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IAB Singapore Unveils Global Mobile Video Usage Study


Over 30 per cent of viewers in Singapore and China watch less TV due to increase in mobile video viewership

IAB Singapore Unveils Global Mobile Video Usage Study

Contrary to popular opinion, mobile screens are regularly being tapped for streaming longer-form video, according to “Mobile Video Usage: A Global Perspective,” a new comprehensive survey of consumers from 24 countries around the world who watch smartphone video, published by the Interactive Advertising Bureau (IAB).

Thirty-six percent of total respondents said they watch videos that are five-minutes or longer on their phones daily or more frequently. Smartphone video viewers in Turkey, Finland, China, Russia and Singapore are particularly frequent viewers of such videos. Longer programming, such as movies and full-length television show episodes, are also frequently viewed by audiences on their mobile devices. Chinese viewers, in particular, are the most inclined to watch both films and TV shows on their mobile screens.

Whether short or long or in-between, substantial numbers of video viewers report their video consumption on smartphones has increased year-on-year in all of the study’s participating nations, with the most prominent upticks seen in the U.S. (50pc), Canada (42pc), New Zealand (42pc), South Africa (42pc), and the U.K. (40pc). This trend is impacting traditional television viewing across the board, with consumers in China (37pc) and Singapore (35pc) reporting the highest incidence of watching less TV due to streaming more on mobile.

“As one of the most advanced mobile markets in the world, it is no surprise that both long and short-form content are popular with mobile video viewers in Singapore,” said Miranda Dimopoulos, executive director, IAB Singapore. “The question before us is how marketers can take advantage of mobile video as a vehicle to communicate their brand message, and provide consumers a rich and immersive brand experience.”

When mobile video viewers do watch traditional television, 22pc regularly do so while simultaneously watching video on their phone. This video dual-screening tendency is evident across all markets measured, with the exception of Japan.

Dimopoulos added, “Over the last five years, mobile technology has continually changed media consumption habits across the globe. In Singapore, our findings show that over 60 percent of viewers are dual screening and watching mobile video and TV simultaneously. While this division of viewer attention poses a challenge to marketers, there is also an opportunity for brands in the region to creatively participate in the dual-screen experience using interactive and engaging methods.”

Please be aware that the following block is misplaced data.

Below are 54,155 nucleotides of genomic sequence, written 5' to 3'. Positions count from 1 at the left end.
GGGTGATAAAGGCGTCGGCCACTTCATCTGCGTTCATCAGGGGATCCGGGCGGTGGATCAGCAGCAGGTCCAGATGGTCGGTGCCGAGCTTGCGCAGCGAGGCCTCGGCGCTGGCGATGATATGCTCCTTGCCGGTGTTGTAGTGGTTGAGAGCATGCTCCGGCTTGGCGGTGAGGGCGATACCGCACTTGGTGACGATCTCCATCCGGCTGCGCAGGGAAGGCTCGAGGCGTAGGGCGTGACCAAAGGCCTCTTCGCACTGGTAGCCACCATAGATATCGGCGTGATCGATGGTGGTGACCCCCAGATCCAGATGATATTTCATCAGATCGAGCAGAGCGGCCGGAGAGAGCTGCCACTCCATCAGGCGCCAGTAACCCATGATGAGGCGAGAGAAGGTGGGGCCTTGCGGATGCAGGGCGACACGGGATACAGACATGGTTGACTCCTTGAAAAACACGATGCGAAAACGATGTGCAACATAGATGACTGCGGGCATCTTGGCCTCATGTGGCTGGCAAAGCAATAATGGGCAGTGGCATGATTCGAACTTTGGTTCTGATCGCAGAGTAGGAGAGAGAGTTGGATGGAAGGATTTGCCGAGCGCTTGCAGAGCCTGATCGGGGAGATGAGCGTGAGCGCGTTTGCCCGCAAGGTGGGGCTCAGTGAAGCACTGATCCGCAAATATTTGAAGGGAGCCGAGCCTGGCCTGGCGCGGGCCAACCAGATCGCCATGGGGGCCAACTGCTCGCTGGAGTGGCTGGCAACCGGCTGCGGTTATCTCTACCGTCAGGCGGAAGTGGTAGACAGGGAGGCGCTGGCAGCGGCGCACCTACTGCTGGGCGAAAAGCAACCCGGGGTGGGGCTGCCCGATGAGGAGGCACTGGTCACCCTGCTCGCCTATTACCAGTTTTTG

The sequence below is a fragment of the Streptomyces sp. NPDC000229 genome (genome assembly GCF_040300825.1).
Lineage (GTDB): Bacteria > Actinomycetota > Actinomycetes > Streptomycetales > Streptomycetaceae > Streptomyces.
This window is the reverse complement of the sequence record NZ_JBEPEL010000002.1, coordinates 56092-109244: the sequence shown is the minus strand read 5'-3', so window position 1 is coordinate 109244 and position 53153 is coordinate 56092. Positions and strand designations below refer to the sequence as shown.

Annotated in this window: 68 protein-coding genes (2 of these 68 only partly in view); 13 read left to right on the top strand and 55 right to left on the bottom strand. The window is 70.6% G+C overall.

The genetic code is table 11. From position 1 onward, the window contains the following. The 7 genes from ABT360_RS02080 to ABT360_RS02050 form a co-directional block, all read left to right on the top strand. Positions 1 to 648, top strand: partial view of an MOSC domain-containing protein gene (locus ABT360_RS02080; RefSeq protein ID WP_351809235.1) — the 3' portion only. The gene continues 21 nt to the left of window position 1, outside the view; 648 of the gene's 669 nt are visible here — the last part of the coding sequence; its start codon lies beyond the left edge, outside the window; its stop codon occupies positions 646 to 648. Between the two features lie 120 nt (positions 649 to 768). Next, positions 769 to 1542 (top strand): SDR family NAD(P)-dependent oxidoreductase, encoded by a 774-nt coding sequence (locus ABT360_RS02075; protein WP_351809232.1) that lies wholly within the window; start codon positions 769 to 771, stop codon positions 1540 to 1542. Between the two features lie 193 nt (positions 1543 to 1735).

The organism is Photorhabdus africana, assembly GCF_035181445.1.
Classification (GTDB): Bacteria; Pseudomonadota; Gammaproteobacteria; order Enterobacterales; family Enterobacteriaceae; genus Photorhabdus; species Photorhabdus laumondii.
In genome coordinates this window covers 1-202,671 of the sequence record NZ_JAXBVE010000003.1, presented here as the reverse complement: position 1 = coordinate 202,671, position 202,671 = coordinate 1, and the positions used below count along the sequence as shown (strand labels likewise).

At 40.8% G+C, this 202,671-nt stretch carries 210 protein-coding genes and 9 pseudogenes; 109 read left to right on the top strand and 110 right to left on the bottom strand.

Across the 24 countries in the survey, there are several common ways that mobile video viewers discover digital video to view on their phones, including: YouTube (62pc); Social media platforms (33pc); Search results (20pc); and, Advertising (14pc).

Apps are indisputably the main method for viewing mobile video in each of the markets studied. Nearly half of respondents overall (48pc) said that they “only” or “mostly” leverage mobile apps to stream video on their phones, with the UK (63pc), Brazil (60pc), and Turkey (58pc) leading the trend. By contrast, across the survey sample only 18pc said they “only” or “mostly” use mobile websites to view video.

More than a quarter (28pc) of viewers across the participating countries said that they often see ads on mobile video that they’ve already seen on TV. Numbers climb higher in France (38pc), Turkey (36pc), Finland (35pc) and the U.S. (35pc). But, marketers might be missing out with this approach – since 80+ percent or more of consumers in most markets expressed interest in any kind of tailored ad versus “I prefer no tailoring of ads at all.”

The findings point to the importance of ads being relevant to the content of the video being watched, but also show viewing history being a significant factor, especially in the U.S. and Canada.

“Audiences around the world are overwhelmingly open to mobile video advertisements that relate to their context and viewing patterns,” said Joe Laszlo, senior director, IAB Mobile Marketing Center of Excellence. “Clearly, this is a real boon to global marketers that want to ensure they reach the audience segments most likely to be interested in their products or services.”

In addition to advertising, the study shows that there is potential for mobile video monetization through subscription and pay-on-demand models. In several markets viewers already demonstrate a willingness to pay for video content that is streamed to phones: China (33pc); U.K. (25pc); Canada (23pc); U.S. (23pc); and Australia (21pc)

Still, there are barriers to overcome for further success in pay-for models – and much need to grow mobile video advertising revenue. Seventy-eight percent of respondents overall stated that they would rather have free mobile video supported by ads.

To download the complete IAB “Mobile Video Usage: A Global Perspective” report, visit:

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